In planning the programming, we have found that there is a myriad of resources in the form of in-person and online training, as well as YouTube tutorials and endless internet resources with articles, lesson plans, and instructions on just about any subject imaginable. 

Youth input has been an important part of the the planning process as well. Educators and staff consistently discuss with students what their interests and goals are, and strive to incorporate them into the plans. It is a constant learning process for everyone involved, and we have learned the need to stay flexible and open to change. We are constantly working to make new connections, and stay in tune with best practices in the STEAM Education arena. We find it important to continue expanding and growing our programming to reach youth who are struggling and are prone to “falling through the cracks” of the educational system. With some planning, dedication, excitement, and creativity, we believe any individual or organization can access and provide this type of programming for the youth they serve as well.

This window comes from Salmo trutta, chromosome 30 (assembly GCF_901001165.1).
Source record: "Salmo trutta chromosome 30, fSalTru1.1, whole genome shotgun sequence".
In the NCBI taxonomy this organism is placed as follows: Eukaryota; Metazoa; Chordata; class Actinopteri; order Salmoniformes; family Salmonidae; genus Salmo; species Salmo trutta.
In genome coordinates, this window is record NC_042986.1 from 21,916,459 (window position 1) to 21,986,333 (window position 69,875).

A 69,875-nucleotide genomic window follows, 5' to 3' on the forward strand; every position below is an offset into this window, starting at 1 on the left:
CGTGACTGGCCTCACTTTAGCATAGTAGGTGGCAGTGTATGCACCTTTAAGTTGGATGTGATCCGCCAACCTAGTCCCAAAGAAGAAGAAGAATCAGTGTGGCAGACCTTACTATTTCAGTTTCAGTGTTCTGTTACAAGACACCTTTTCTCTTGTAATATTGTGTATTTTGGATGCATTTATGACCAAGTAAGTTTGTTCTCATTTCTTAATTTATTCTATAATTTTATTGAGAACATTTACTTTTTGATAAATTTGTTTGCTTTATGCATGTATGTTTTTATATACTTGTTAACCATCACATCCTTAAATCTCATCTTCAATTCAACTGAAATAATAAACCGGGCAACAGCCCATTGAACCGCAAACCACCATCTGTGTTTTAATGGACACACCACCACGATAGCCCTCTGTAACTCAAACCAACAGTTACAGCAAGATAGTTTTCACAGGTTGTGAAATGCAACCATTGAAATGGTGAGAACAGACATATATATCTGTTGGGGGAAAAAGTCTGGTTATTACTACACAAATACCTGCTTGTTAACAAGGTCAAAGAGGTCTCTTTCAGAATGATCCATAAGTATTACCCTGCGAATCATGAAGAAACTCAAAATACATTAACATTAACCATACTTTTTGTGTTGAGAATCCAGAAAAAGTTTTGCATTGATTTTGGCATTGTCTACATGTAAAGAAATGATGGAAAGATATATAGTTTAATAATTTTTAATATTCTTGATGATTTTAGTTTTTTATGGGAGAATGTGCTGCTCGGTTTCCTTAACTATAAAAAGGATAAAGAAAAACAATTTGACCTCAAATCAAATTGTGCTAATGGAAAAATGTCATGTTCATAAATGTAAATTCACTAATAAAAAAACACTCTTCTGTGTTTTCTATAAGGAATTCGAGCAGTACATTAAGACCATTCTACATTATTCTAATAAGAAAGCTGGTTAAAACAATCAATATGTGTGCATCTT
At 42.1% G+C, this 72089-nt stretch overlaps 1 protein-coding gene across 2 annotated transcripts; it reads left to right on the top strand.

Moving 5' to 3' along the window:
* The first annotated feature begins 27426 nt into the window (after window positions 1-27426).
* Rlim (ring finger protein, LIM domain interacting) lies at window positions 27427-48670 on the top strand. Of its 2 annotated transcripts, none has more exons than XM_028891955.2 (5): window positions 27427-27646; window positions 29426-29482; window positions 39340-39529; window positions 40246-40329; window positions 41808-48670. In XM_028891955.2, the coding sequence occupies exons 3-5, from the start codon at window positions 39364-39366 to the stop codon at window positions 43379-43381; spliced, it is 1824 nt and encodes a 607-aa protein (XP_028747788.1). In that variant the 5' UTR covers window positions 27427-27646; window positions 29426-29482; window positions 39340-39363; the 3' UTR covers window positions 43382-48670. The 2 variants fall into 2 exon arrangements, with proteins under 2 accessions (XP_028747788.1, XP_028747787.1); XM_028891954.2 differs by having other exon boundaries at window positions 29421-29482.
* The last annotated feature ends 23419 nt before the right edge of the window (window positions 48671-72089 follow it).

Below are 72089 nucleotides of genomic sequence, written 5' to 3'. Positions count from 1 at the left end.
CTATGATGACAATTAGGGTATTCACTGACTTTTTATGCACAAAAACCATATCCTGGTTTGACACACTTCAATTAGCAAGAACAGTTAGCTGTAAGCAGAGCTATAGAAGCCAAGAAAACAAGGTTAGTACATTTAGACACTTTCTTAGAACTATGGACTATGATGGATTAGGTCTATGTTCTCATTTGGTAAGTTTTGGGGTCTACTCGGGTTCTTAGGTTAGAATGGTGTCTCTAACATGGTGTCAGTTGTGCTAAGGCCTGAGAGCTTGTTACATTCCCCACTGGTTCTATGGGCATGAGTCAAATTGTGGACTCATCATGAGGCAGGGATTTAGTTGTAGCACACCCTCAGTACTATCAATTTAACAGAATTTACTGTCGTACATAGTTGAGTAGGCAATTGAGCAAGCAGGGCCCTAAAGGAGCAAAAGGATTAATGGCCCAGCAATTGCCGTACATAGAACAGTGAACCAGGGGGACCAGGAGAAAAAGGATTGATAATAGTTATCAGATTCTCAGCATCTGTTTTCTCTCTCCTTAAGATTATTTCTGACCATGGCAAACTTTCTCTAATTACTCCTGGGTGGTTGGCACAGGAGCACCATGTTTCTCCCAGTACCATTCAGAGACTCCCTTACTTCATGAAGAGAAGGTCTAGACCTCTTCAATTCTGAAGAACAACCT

Media

Cricut Machine
We were able to purchase a Cricut Maker machine, which is a die-cut machine. We use it for many different activities, such as cutting out vinyl for screen printing, cutting out paper for suncatchers and Valentine's cards, making stickers, and will continue to use this for a myriad of different projects. Teaching the youth how to use the machine has been an excellent way to teach about technology, and the projects that can be done with the machine are so varied that this piece of equipment has been worth the expense for our program.